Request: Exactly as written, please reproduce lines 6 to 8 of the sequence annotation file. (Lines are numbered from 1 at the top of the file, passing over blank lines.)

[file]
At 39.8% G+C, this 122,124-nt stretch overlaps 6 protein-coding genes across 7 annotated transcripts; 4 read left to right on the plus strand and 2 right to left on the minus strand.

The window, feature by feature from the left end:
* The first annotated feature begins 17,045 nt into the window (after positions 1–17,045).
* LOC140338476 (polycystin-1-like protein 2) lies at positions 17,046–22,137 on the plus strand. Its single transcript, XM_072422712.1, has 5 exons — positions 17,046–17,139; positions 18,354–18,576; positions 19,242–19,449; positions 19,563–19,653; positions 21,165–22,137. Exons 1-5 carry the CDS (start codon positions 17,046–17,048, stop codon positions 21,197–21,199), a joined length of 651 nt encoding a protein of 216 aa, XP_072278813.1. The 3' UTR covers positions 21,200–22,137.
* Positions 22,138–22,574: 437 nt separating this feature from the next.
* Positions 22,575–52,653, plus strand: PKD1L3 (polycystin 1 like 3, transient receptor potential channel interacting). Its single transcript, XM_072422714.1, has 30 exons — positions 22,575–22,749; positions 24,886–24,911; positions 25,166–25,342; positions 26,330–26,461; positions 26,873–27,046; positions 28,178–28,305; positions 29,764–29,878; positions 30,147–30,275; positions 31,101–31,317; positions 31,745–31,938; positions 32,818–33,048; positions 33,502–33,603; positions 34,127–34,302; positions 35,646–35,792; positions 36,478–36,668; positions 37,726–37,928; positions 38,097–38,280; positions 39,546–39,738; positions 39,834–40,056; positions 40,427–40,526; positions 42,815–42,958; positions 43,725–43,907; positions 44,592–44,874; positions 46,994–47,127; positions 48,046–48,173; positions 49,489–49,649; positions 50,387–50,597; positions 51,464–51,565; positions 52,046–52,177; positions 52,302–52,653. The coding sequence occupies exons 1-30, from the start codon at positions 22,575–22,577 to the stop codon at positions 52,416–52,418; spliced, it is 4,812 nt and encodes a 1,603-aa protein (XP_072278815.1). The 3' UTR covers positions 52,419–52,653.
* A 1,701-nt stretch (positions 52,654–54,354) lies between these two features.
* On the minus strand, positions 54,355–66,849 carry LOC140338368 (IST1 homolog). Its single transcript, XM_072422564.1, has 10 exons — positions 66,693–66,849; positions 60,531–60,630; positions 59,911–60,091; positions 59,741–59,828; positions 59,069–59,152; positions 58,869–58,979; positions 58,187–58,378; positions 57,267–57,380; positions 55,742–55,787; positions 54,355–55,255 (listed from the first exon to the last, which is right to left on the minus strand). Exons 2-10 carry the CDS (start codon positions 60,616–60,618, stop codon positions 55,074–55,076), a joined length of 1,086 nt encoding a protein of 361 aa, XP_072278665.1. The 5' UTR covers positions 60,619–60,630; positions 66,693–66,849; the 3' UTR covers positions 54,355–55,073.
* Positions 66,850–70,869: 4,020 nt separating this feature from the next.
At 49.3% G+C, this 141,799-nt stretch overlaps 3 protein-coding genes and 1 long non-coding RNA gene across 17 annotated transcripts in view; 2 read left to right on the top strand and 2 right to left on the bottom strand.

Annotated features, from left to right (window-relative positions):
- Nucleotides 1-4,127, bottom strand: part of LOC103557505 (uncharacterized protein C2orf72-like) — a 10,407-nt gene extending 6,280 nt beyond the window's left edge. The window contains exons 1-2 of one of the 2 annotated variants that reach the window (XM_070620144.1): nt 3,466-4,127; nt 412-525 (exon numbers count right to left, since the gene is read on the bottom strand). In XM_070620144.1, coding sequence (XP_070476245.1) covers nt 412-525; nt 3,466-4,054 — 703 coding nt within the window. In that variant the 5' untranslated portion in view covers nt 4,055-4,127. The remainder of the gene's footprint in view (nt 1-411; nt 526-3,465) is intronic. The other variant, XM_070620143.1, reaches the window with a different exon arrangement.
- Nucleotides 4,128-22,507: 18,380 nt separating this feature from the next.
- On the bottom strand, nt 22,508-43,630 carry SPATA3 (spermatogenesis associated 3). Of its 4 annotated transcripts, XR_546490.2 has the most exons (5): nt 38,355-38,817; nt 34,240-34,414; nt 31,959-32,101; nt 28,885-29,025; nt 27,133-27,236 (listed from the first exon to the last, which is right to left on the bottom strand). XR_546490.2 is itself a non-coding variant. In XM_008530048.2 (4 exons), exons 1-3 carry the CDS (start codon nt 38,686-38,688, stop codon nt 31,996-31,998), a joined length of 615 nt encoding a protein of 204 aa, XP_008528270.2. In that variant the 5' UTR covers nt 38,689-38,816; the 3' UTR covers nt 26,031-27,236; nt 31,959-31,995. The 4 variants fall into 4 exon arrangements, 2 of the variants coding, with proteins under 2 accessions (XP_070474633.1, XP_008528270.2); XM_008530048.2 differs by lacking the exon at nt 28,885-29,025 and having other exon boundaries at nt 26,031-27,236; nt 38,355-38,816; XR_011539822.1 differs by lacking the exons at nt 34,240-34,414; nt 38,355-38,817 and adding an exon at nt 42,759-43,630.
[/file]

* Positions 22,575–52,653, plus strand: PKD1L3 (polycystin 1 like 3, transient receptor potential channel interacting). Its single transcript, XM_072422714.1, has 30 exons — positions 22,575–22,749; positions 24,886–24,911; positions 25,166–25,342; positions 26,330–26,461; positions 26,873–27,046; positions 28,178–28,305; positions 29,764–29,878; positions 30,147–30,275; positions 31,101–31,317; positions 31,745–31,938; positions 32,818–33,048; positions 33,502–33,603; positions 34,127–34,302; positions 35,646–35,792; positions 36,478–36,668; positions 37,726–37,928; positions 38,097–38,280; positions 39,546–39,738; positions 39,834–40,056; positions 40,427–40,526; positions 42,815–42,958; positions 43,725–43,907; positions 44,592–44,874; positions 46,994–47,127; positions 48,046–48,173; positions 49,489–49,649; positions 50,387–50,597; positions 51,464–51,565; positions 52,046–52,177; positions 52,302–52,653. The coding sequence occupies exons 1-30, from the start codon at positions 22,575–22,577 to the stop codon at positions 52,416–52,418; spliced, it is 4,812 nt and encodes a 1,603-aa protein (XP_072278815.1). The 3' UTR covers positions 52,419–52,653.
* A 1,701-nt stretch (positions 52,654–54,354) lies between these two features.
* On the minus strand, positions 54,355–66,849 carry LOC140338368 (IST1 homolog). Its single transcript, XM_072422564.1, has 10 exons — positions 66,693–66,849; positions 60,531–60,630; positions 59,911–60,091; positions 59,741–59,828; positions 59,069–59,152; positions 58,869–58,979; positions 58,187–58,378; positions 57,267–57,380; positions 55,742–55,787; positions 54,355–55,255 (listed from the first exon to the last, which is right to left on the minus strand). Exons 2-10 carry the CDS (start codon positions 60,616–60,618, stop codon positions 55,074–55,076), a joined length of 1,086 nt encoding a protein of 361 aa, XP_072278665.1. The 5' UTR covers positions 60,619–60,630; positions 66,693–66,849; the 3' UTR covers positions 54,355–55,073.